Poogan's Porch

Lauren Petracca/ Staff

Poogan’s Porch is so firmly associated with pan-Southern cooking that guests even on Christmas Day ask for fried chicken, which is one of the reasons the downtown restaurant no longer imposes a set holiday menu. But chef Daniel Doyle says research he did in preparation for a dinner tonight at the James Beard House persuaded him that Poogan’s ought to serve more identifiably Charleston dishes.

“There’s a gap there. People talk about doing 'true' Charleston food, but I don’t know if anyone is doing that,” he says. “I talked about doing it, too. But when I looked at the books I realized there are pieces of a puzzle here, but it’s not a clear vision.”

Asked to serve a Charleston-style Christmas dinner at New York City’s Beard House, Doyle struggled to find regionally distinct recipes. All of the supposed Lowcountry dishes he found listed online and in cookbooks were identical to dishes he’d encountered in Virginia, where he was born, and North Carolina, where he grew up.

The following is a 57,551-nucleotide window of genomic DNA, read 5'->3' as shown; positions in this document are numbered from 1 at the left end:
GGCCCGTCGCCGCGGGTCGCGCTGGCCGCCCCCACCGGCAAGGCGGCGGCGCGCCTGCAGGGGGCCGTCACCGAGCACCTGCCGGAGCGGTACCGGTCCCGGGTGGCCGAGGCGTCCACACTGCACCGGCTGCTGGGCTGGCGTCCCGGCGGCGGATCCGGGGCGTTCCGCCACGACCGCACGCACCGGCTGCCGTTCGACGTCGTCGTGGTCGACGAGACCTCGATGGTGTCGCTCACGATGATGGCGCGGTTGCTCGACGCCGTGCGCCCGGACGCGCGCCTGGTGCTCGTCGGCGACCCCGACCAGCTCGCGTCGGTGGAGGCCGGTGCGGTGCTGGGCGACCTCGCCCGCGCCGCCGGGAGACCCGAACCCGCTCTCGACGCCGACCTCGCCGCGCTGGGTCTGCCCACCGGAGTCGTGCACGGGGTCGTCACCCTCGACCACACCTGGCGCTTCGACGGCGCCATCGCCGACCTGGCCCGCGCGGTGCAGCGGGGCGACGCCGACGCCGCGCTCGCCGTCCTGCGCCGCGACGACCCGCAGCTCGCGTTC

Then another Poogan’s Porch employee suggested that Doyle walk down the block and consult with cookbook author Nathalie Dupree.

Following an introduction by Southern Fork podcast host Stephanie Burt, Doyle spent hours talking to Dupree about the differences between a generic Christmas dinner in the American South and one specifically reflective of coastal South Carolina. They conjured an array of potential dishes, including rice cakes, shrimp paste, and quail with oyster cream and bacon.

Eventually, Doyle scaled back the menu in deference to guest preferences and sponsorship obligations. The quail, for example, was reworked as fried chicken on a biscuit with hot honey and garlic pickles. But the oyster stew with cream and sherry survived as a first course, heralding the beet salad with benne seeds and boiled peanuts scheduled to precede a crab perloo.

Doyle says both the stew and salad are likely to make their way on to Poogan’s permanent menu in January.

“I feel like we do good job of representing, but that we could do a better job,” Doyle says. “Our classics should be more like Charleston classics.”

Still, he guarantees the fried chicken isn’t going anywhere.

Reach Hanna Raskin at 843-937-5560 and follow her on Twitter @hannaraskin.

Food editor and chief critic

Eating all of the chicken livers just as fast as I can.